Before anyone got to find out how the Generous Giving Project Officer would handle Tim’s loud and personal revelations, Tim abruptly excused himself and rushed off to the loo. Without thinking, Rev John leaped up and followed him, leaving his guest to fill in the awkward silence with the PCC.
As the door closed behind him, he heard her asking them to debate the merits and disadvantages of charging a small amount for post-service refreshments, in the context of being a generous and hospitable church. Hmmm, interesting.
He caught up to Tim just as the wash room door was swinging shut. Inside John found him gripping both sides of the sink and staring unhappily into the mirror. Rev John turned the empty waste paper bin upside down and sat on it. Eventually Tim let go of the sink and sat down on the thick, ancient heating piping running along the side of the room, until they were both crouched low and facing one another.
“I lost my bleedin’ job, John.” They looked at each other. Tim’s face looked desperate and tired all at once. There was a long pause, and then Tim went on, “I have NO money and I even if I sign on, they won’t give me anything for weeks, and what use is that? The debt collectors will come for all my stuff, well, what I haven’t already sold, and my landlord says she won’t accept another month’s late payment.
“And on Sunday…” Tim’s voice broke and he cleared his throat to steady his words, but still they trembled as he spoke, “on Sunday I just knew I couldn’t give what I normally give in my envelope. And then I saw that notice sheet about Gift Aid, and it made me think, ‘Oh there’s another 25% I can’t give to the church anymore, because I’ll be on benefits’. It’s such a mess John. The church won’t just be losing out on what I give, it’ll losing out on my bloomin’ Gift Aid too!”
Rev John had been carefully listening in silence but now it was time to say something.
“Tim, first of all please don’t worry about what you give to church. Please just don’t worry about that. Because God knows everything so He knows what you’re going through right now. He knows you’re a generous bloke, Tim, and that you give in loads of other ways.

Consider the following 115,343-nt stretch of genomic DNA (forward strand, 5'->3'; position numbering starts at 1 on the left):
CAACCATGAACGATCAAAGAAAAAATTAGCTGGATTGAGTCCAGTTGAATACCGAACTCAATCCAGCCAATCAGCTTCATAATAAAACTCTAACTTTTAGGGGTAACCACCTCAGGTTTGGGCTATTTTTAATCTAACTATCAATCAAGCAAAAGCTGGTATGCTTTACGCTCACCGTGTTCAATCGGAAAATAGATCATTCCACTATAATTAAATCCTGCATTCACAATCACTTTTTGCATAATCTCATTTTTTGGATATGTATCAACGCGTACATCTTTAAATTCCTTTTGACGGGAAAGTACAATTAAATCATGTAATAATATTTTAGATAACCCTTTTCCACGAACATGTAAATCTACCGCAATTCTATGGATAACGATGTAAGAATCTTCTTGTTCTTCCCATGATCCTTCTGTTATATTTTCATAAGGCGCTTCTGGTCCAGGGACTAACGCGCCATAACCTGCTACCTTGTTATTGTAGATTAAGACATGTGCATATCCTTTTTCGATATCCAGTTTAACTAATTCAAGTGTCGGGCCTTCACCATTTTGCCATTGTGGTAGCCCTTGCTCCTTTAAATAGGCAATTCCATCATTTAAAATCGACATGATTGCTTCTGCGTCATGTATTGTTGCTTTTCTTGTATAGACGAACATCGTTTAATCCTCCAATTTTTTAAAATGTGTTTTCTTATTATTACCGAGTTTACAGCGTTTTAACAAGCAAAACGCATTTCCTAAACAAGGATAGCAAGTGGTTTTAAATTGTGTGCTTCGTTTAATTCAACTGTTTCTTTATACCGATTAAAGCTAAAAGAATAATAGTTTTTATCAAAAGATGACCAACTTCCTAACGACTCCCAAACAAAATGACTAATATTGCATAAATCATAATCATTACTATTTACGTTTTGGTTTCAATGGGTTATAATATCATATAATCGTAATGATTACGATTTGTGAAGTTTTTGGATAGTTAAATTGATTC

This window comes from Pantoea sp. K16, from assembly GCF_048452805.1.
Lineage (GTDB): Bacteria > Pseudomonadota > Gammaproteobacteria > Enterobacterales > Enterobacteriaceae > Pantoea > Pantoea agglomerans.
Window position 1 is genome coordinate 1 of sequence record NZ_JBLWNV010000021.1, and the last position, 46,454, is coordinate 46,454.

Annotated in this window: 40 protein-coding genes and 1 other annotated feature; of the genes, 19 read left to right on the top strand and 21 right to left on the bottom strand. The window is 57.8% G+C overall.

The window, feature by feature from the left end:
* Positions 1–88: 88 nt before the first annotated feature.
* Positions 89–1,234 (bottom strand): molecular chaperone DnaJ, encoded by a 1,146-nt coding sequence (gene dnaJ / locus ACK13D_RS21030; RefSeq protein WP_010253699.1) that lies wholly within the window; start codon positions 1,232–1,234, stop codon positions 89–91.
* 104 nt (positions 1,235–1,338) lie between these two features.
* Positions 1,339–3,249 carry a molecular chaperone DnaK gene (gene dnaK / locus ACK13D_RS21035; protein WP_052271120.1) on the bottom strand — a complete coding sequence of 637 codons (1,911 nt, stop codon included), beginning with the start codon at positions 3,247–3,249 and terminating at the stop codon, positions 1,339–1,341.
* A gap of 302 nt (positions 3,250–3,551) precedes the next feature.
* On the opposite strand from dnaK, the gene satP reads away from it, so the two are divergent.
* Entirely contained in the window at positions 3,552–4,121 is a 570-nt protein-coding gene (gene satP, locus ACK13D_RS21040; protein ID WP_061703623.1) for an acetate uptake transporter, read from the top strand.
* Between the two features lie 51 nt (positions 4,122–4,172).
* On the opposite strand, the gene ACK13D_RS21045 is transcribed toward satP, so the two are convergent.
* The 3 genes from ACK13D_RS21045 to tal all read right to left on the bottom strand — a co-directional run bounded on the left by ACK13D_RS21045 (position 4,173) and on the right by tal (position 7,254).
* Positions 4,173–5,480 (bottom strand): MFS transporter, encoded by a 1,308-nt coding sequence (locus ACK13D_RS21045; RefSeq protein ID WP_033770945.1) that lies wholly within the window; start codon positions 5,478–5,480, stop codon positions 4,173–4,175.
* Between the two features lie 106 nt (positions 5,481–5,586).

“And besides, it’s not the amount you give, it’s the generosity of it. The less you have, the less you can give, but that doesn’t mean you’re not generous. And that thing about Gift Aid, if you do have to sign on, you won’t be paying tax anymore. It’s not that the church won’t be getting that extra 25%. It just means that the whole of whatever you do contribute, goes to the church. 100% of it. Because you won’t be paying tax. It’s only if you pay tax that it can be topped up, because the government already took 25% off it in the first place.”
Tim frowned as he processed this. Rev John went on, “Just please understand that I don’t think God is wanting you to feel guilty or worry about this, OK?” Tim nodded.
“Right. So, all the other stuff, the debt and your rent… can I ask what help you’ve tried to get so far?”
“None. No-one knows. Please don’t tell people.” Tim looked so vulnerable and scared. Not at all like the Tim John knew. John hated what money, or lack of it, could do to people. Hated how completely hopeless it made people feel. But he thought he knew a way, knew where hope could be found.
“Right how about we go and speak to CAP? It’s a charity helping people out of debt. It stands for Christians Against Poverty. They don’t just help with debt but also job hunting, life skills and money management, you know, once you’ve got some again. And they’re always running courses in this area. It’s dead simple to find one online. What do you say?”
It was the first time in nearly a year that Tim felt the flicker of hope, and a possibility of getting out of this ever worsening situation. He let that little seed plant itself in his chest. Why did he let things get this bad, though? He looked at John, looking back at him.
“Tim,” Rev John tentatively said, “How did things get so bad? There’s always help…”
“I didn’t know John. I didn’t know anyone could help me.”
This cut John to the quick. How many other people in his parish were struggling with debt and didn’t know that help was out there? He’d add it to the list of things he needed to communicate better. The list was long. He felt tired, but then he saw how uplifted Tim looked, and it gave him the energy he needed. He got to his feet and put his hand out to Tim, lifting him up off the cold pipe.
“I think we need to talk about money more in this church you know John.”, said Tim, “That thing you said about God knowing our personal situations, and knowing that I try and be generous, even when I’ve got nowt. I’d never really seen it like that before. As long as God knows eh?”
Rev John was so taken aback at Tim’s suggestion about talking about money more, that he almost forgot which meeting they’d nipped out of. He was about to say how they’d put it on the agenda for the next PCC, when the whole Crisis Meeting came flooding back. How long had they been in the loos? The Generous Giving Project Officer was still in there with his PCC. Tim was having exactly the same thought. “We’d better get back to it then. We’ve left her with Mary.” he said.
“Oh crikey yes! But first,” he squeezed his eyes shut and put his hand on Tim’s shoulder. “God, help Tim please. Let Him know it’ll be OK. Thanks. Amen.”